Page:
When I was much younger my parents made up this game that we would play with our world globe. My dad would spin the globe and the chosen child would close their eyes and place their finger on the spinning globe. Wherever the finger came to rest on the world map was the chosen area that we would study: a country, state, province or ocean.
Our family would divide into two teams and then we would have a week to learn everything we could about the area, the capital, largest city, GDP, the people, traditions, history of the area, etc. (This was pre-internet days.) The next week we would gather together and then either my mom or dad would be the mediator and ask us questions. The team that won had the honor of being served the chosen desert, usually root beer floats or ice cream sundaes, by the losing team. It was pretty much a win-win situation – everyone learned about the world around them and everyone got root beer floats.
My daughter has taken this game to a whole new level.
My eight year old granddaughter came running into the kitchen the other day screaming, “What day is it?” It was Tuesday. “Mom, you told me to remind you that today is the last day of the chicken sale!” My daughter panicked; it was the last day. They both jumped in the car and ran down to buy chicken.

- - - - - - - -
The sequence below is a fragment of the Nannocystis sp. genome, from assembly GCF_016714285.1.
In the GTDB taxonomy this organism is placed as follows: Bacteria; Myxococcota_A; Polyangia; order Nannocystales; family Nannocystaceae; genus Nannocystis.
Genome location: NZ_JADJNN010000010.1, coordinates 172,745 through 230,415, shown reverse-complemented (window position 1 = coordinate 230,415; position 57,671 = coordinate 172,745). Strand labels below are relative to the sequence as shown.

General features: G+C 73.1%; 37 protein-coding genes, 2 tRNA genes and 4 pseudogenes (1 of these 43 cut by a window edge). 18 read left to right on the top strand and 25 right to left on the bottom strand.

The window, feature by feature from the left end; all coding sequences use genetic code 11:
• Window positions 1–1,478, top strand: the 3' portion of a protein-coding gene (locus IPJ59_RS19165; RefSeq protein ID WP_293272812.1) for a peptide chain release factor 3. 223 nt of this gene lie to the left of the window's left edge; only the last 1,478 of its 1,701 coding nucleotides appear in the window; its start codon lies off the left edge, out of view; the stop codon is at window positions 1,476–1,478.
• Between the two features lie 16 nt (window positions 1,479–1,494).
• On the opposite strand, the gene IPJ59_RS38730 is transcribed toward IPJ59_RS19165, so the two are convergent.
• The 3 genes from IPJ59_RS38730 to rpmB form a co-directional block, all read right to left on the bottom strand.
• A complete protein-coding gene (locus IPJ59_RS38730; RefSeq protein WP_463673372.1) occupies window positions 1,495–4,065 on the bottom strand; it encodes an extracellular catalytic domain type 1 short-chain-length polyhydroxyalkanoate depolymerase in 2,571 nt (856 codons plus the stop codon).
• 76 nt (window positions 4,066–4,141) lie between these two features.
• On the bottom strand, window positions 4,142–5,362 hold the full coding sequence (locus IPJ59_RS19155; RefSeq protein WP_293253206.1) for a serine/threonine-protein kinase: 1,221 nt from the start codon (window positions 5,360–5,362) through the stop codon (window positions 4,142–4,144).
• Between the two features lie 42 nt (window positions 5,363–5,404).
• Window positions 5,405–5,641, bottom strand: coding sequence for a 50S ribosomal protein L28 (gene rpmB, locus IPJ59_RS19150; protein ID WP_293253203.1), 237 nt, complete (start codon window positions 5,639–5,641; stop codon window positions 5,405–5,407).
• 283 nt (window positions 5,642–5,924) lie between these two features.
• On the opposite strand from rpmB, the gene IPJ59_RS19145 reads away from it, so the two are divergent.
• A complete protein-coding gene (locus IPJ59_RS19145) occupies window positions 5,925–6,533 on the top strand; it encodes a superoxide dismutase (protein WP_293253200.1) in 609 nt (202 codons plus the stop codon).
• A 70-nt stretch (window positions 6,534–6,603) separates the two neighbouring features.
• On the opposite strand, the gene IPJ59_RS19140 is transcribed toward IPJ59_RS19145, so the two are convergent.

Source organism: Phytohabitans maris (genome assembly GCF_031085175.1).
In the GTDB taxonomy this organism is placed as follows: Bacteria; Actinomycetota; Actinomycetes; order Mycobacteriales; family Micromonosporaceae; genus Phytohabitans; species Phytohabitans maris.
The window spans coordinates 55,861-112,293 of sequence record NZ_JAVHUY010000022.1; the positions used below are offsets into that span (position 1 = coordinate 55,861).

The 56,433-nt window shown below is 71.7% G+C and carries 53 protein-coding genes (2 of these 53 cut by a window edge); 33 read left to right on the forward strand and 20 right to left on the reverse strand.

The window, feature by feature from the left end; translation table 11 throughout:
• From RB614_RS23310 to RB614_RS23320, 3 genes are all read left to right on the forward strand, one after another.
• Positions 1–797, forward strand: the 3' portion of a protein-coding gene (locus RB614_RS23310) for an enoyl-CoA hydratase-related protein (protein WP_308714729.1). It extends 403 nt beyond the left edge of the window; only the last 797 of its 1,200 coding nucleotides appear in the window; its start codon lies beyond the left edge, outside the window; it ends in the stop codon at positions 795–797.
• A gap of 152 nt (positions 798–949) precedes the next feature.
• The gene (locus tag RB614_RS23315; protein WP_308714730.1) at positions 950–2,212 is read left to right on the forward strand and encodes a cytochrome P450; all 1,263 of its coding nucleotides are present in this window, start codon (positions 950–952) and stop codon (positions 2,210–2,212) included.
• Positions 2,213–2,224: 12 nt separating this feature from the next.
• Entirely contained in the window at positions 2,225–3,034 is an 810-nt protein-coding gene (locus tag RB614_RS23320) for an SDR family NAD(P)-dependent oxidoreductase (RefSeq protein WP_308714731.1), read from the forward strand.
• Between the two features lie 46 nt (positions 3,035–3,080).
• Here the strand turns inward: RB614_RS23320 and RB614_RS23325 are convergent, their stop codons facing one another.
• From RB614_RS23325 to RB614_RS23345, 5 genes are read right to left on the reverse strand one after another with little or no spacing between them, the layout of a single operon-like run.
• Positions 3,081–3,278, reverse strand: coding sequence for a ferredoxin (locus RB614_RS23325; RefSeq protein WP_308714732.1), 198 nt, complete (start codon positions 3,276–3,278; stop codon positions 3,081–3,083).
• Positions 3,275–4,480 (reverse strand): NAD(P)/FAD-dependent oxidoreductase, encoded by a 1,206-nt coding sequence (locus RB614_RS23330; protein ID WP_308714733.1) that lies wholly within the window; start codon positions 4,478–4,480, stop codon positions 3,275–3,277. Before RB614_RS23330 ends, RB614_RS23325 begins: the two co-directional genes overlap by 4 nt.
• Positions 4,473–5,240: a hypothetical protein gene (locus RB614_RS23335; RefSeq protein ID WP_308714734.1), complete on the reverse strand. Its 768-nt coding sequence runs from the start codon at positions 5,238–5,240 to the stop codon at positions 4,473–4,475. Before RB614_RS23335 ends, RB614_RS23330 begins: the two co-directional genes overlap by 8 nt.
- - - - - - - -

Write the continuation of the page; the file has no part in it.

It was a terrific sale and they bought a whole lot of chicken.
As my daughter was getting all of that chicken ready to freeze and put into storage, she started thinking of ways to make eating all of that chicken interesting so that they didn’t get “chickened” out.
The globe game to the rescue – with a twist.
She decided to play the game much the way we had when I was a child, but she decided to add another element. Instead of just learning about what the people in that culture ate, she would actually prepare a meal that was exclusive to that country. Specifically a chicken recipe.
When she presented the idea to her family everyone got really excited. My mom had given my six year old grandson a globe for Christmas and so he ran and got it from his bedroom and they excitedly started spinning the globe. The first place that his little finger landed on was the Polynesian Islands. Everyone got very excited because the Polynesian Islands sounded so exotic and they couldn’t wait to try a chicken recipe from that area.
Consuming food that is specific to what you are learning will reinforce what is being learned. Using food storage is a bonus. And did you notice that my granddaughter made a point to remember the sale on chicken? We start them young.
And I am sure that they will all insist on a delicious desert too – you know, so that they can remember everything that they learned.